6.3 Challenges and research questions

The developments in the significance of knowledge and innovation for the economy and society, as reflected in the changes in the policy frameworks outlined above, require a partial reorientation of methods and instruments to create social value and give substance to diffusion and upscaling of successful applications. This does not mean that existing methods have become obsolete. They often deserve adjustment and recontextualisation. In addition, there are a number of new challenges that require new methods to be developed.

First of all, the concept of value in the context of innovation for social transformations must be further elaborated and refined, focusing on broadening it beyond the until recently dominant economic interpretation. In doing so, it is necessary to no longer treat the aforementioned negative externalities (such as environmental damage or growing inequality in society as a result of the operation of the economy and market) as annoying residues, but to incorporate them fully into the valuation of new services, applications and systems and can be seen as part of societal challenges and transitions.

Another important challenge that has already been partly addressed in the context of innovation in networks and value chains is the further development and validation of collaborative models for value creation. This is important in the context of social transitions in which coalitions necessarily extend beyond the economic domain and involve social stakeholders more than before.

Methods to investigate the underlying value systems of stakeholders and to ensure alignment are crucial here in the context of innovation for societal transitions. In particular, the inclusion of users and the involvement of civil society in a broad sense is crucial, partly regarding diffusion and upscaling. Mazzucato (2019) formulates this challenge on the basis of the question of how to involve citizens in processes of co-design, co-creation, co-implementation and co-assessment of social missions. She also wondered what capabilities and tools the public sector needs to foster a dynamic and innovative ecosystem, including the skill of civil servants to enable experimentation and help governments work outside of their traditional silos.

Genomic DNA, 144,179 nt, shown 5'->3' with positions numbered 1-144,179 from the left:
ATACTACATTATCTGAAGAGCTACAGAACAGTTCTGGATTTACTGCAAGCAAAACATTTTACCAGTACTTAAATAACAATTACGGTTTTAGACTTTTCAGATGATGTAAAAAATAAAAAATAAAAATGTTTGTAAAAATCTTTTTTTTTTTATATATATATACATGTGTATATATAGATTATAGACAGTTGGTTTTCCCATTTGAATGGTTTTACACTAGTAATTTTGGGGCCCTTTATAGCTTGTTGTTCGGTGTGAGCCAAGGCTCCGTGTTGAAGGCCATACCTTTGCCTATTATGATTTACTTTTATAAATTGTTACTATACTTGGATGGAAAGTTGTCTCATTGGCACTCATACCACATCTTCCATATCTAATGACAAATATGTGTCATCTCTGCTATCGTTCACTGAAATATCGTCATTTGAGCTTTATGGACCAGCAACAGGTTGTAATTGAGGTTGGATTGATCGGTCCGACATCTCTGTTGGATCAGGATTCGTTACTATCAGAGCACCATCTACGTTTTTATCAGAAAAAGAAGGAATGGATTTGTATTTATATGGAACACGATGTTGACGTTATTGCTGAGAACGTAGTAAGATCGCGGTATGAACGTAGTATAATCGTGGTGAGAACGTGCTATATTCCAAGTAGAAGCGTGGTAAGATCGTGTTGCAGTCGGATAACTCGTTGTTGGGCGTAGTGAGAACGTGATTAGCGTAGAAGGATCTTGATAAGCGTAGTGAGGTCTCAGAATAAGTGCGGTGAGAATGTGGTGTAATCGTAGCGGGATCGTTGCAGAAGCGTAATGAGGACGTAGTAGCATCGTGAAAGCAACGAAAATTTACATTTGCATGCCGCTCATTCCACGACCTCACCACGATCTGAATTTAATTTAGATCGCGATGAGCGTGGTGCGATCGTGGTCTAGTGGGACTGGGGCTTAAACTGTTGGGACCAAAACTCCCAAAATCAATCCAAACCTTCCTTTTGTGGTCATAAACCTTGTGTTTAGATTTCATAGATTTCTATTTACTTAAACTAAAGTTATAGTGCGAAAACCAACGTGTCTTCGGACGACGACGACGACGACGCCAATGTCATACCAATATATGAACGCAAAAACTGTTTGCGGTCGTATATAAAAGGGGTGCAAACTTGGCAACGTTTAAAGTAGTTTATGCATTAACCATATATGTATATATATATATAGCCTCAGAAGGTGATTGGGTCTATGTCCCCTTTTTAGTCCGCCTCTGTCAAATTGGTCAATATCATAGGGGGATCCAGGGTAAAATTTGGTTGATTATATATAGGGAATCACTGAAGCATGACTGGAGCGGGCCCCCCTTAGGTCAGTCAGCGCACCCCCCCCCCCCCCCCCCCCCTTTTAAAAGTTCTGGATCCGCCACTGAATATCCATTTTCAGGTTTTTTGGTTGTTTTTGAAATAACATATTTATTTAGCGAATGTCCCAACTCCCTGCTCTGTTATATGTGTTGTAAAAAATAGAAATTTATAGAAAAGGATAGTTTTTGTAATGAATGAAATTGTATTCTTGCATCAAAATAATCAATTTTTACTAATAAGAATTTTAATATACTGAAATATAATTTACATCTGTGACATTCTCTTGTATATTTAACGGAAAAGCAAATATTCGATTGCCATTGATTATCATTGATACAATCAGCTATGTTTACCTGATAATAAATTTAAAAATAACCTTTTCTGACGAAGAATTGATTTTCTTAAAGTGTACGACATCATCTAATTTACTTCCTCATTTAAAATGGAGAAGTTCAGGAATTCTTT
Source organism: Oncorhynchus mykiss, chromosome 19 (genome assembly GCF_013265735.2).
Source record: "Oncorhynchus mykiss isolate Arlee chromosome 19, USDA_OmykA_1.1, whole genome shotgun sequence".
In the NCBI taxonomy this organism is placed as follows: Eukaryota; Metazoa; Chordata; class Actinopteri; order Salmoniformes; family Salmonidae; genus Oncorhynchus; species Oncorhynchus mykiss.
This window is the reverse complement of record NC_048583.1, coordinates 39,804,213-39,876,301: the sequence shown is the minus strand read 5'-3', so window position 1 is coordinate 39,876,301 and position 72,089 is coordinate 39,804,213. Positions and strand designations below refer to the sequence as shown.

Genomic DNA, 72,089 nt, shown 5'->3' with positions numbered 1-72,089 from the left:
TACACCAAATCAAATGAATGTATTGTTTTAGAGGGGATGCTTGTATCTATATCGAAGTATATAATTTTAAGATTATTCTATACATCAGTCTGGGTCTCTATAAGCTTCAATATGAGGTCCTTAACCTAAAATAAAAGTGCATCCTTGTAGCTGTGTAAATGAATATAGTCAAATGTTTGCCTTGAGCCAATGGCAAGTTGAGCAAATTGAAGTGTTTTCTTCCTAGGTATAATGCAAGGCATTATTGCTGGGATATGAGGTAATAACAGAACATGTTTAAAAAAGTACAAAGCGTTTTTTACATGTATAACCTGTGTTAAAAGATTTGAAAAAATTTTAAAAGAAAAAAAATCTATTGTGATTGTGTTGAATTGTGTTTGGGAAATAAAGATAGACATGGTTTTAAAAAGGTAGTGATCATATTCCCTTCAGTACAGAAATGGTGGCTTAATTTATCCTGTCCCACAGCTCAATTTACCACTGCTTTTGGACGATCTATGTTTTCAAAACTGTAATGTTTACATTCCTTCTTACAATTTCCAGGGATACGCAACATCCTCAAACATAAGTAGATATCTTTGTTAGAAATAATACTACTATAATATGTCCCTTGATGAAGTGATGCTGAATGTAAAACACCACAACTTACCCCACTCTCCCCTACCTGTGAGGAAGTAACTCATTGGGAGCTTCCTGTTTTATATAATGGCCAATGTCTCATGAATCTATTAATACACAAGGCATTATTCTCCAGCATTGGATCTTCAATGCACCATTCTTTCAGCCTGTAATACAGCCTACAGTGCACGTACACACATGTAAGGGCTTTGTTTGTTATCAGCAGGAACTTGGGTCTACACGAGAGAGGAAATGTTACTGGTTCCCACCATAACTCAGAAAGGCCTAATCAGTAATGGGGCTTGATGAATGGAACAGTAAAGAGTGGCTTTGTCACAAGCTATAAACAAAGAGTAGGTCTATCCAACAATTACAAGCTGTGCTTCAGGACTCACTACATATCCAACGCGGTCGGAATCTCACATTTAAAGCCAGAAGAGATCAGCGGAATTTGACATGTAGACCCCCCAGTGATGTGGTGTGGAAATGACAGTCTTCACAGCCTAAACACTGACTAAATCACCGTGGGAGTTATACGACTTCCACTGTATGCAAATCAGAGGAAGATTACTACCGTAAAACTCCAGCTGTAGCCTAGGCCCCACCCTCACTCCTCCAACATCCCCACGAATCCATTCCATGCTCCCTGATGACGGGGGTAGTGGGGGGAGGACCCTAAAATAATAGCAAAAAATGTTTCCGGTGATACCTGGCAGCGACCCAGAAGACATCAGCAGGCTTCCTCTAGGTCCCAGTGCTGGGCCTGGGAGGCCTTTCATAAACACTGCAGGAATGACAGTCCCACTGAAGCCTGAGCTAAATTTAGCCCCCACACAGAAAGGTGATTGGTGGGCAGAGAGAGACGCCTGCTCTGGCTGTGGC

Relatively little is known about the organisational capabilities required to create value in an ecosystem with multiple stakeholders. Value creation in such a complex context raises specific dilemmas that require special skills (see, for example, Hillebrand et al., 2015). Little is known about the dynamics of sense making: how do stakeholders jointly determine what is value, what is of value and how value should be created? In partnerships, how do you ensure that individual contributions all lead to a common goal, and that each individual contribution is properly valued (cf. Oskam et al., 2020)? The same applies mutatis mutandis to the conceptualisation of what markets exactly are in this context, how market formation comes about and ultimately what upscaling entails and whether this is desirable and possible independently of the specific contexts. It goes without saying that, in order to achieve this, cooperation between different knowledge disciplines is indispensable, which in turn must maintain a close relationship with broad social practice. It is also important to understand the resistance to innovations and to develop ways and methods to deal with this. This is topical and essential, especially in the field of social transitions, because the formulation of objectives for these transitions is also a political process and provokes discussions. In general, there is a pro-innovation bias in both the formation of theories and the practice of innovation, which Rogers (1962) noted decades ago. Too little attention is paid to resistance and it is assumed that resistance is simply the lack of adoption of innovations. However, there is often more to it.